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Stitching Therapy

Healing Sewing Stories


Sewing Poll

What types of hand sewing do you find healing? Answer this poll - Share your story

My hands are getting anxious to hold a pair of knitting needles in them. Fall and winter tend to be my "sewing seasons" but no season is off limits for me to start up a new sewing project and indulge in a little stitching therapy. Yesterday I went shopping with my mother to Hobby Lobby in search of some yarn. Nothing jumped out at me, nor was there a sale going on so I've decided to hold off for a bit. But, I discovered a knitting pattern that struck my fancy, so at least I have a new project in mind.

Mom is currently crocheting an afghan, she enjoys keeping her hands active while she watches her favorite baseball team (the Cardinals!) on television. Fellow About.com associate, Barbara Crews (Collectibles Guide) meets each week with a knitting circle. Sounds like fun! Other Guides across the network have also given me permission to share their healing sewing stories here (see below). Answer my poll and read the stories (or tell your story), then start rummaging through your sewing basket and start a healing project!

Healing Sewing Stories

Connie G. Barwick, About Guide to Cross-Stitch, says "A few minutes stitching takes all my worries away and makes me breathe easier. "

Janet Wickell, About Guide to Quilting, says "When my daughter was young, I always had a basket in the car, packed with projects I could work on when I waited for her to get out of dance class, flute lessons and all of the other 'mom on hold' tasks. Now I don't seem to make time for hand sewing, and it truly is one of the most relaxing things you can do."

Kari Diehl, About.com Guide to Scandinavian Food, says "Two years ago, I received a call that my wonderful Mother - who lives 2000 miles away - had been admitted to the hospital for emergency brain surgery (she'd developed two subdural hematomas after a fall off a chair). She and Dad told me not to fly home, leaving me nothing to do but worry. Not knowing if they would shave her head or not, I decided to relearn the crochet skills she had so lovingly taught me three decades ago and make her a hat. The needle and yarn felt like a rosary in my hands. (Mom's fine, by the way - and I've progressed from crocheting to knitting on a daily basis. It's the best cure for stress and anxiety I've ever found)."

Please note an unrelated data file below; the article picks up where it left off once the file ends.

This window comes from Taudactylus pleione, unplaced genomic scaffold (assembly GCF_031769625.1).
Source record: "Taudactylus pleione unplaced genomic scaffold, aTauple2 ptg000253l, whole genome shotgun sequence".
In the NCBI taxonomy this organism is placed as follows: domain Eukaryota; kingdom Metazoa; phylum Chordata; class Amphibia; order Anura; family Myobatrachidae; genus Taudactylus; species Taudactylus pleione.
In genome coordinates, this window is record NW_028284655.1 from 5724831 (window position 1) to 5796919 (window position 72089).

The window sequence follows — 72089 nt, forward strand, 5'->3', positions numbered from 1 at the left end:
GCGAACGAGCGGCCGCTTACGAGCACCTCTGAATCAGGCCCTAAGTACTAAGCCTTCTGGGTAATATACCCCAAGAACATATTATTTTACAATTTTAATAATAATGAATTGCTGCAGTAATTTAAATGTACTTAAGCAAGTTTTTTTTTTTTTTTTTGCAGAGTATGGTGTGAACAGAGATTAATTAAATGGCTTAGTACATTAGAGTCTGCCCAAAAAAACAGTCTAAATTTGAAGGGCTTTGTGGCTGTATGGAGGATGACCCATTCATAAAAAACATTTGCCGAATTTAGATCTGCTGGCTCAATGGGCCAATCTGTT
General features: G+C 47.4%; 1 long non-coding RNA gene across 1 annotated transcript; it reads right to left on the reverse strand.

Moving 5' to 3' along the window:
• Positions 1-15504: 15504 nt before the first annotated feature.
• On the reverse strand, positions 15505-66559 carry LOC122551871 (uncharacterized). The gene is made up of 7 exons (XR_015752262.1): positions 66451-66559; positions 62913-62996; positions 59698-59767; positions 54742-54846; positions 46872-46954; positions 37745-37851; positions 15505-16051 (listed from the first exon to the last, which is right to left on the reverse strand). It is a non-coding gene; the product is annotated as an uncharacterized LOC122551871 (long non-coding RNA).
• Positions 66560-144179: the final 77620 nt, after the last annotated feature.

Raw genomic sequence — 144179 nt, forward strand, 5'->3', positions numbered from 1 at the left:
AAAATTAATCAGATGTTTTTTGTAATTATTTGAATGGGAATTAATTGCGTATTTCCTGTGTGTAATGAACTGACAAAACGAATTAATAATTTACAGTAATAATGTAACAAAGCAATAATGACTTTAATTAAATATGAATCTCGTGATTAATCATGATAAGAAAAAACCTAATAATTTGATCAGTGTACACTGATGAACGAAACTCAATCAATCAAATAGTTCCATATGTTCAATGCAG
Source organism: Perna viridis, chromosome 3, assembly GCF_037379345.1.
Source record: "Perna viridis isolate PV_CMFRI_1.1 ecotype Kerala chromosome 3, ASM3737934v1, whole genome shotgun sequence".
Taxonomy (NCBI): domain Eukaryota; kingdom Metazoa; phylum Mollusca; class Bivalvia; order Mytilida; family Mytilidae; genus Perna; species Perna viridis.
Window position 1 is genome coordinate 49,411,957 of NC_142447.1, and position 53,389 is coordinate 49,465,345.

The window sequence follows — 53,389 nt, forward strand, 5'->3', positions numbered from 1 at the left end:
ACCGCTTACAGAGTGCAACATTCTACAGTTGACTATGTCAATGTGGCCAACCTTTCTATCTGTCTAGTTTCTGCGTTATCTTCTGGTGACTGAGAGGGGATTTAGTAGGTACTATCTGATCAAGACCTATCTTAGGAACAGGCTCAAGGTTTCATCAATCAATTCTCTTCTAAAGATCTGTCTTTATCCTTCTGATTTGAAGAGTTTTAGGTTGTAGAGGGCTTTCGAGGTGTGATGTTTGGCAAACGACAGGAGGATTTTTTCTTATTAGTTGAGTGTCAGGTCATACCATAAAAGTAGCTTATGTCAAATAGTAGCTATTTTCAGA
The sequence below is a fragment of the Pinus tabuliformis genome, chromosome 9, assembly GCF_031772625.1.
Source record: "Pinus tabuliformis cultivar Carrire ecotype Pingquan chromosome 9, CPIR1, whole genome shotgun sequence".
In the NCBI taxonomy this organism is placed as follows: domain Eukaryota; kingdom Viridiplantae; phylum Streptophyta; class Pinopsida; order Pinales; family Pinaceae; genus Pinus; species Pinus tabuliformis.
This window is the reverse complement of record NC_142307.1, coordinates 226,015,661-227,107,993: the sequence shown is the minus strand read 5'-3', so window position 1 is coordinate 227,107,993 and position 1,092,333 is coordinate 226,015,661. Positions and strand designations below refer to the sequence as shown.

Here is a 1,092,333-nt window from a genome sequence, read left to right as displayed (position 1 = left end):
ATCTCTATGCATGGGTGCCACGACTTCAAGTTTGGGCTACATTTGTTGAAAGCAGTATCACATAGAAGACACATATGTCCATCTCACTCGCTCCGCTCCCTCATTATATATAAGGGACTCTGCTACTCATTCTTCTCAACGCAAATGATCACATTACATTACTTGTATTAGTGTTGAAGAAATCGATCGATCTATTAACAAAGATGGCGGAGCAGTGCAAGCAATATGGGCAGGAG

Amber J. Tresca, About.com Guide to Inflammatory Bowel Disease, says "Before I had kids I did a lot of needlework. When I was a teenager I was hospitalized several times for my ulcerative colitis. My mom got me some needlepoint kits -- one was of Nefertiti and one was of King Tut. I had (still have) a great interest in Ancient Egyptian art and culture. I finished them while I was in the hospital, and it was a soothing escape when I was tied to an IV pole and didn't have energy to do much else. I wasn't eating (I was receiving nutrients through my IV) and watching TV was difficult because of the number of food commercials. My mother had my work handsomely blocked and framed. They are hanging in my bedroom today. They represent my ability to persevere. Whenever I move I tell my movers that the box containing my framed needlework is sacred, and it is one of the few things I own that I would cry over were it damaged."

Bonny Albo, About.com Guide to Dating, says " I attended a karma yoga retreat a few years back after a particularly bad breakup. One rainy night a bunch of us got together and another attendee taught us all how to knit. Once I got the hang of it (it took a few hours at most) I went out and bought myself a beautiful hand dyed wool kit to make a lightweight and cozy shawl. It took me most of the retreat to finish it, but I still wear it on special occasions and get compliments galore. That experience fostered a love for knitting and now I've got a huge stash to draw upon anytime. I see knitting as meditation, and feel off if I don't knit for a while."

Also See: My Mom's Button Jar

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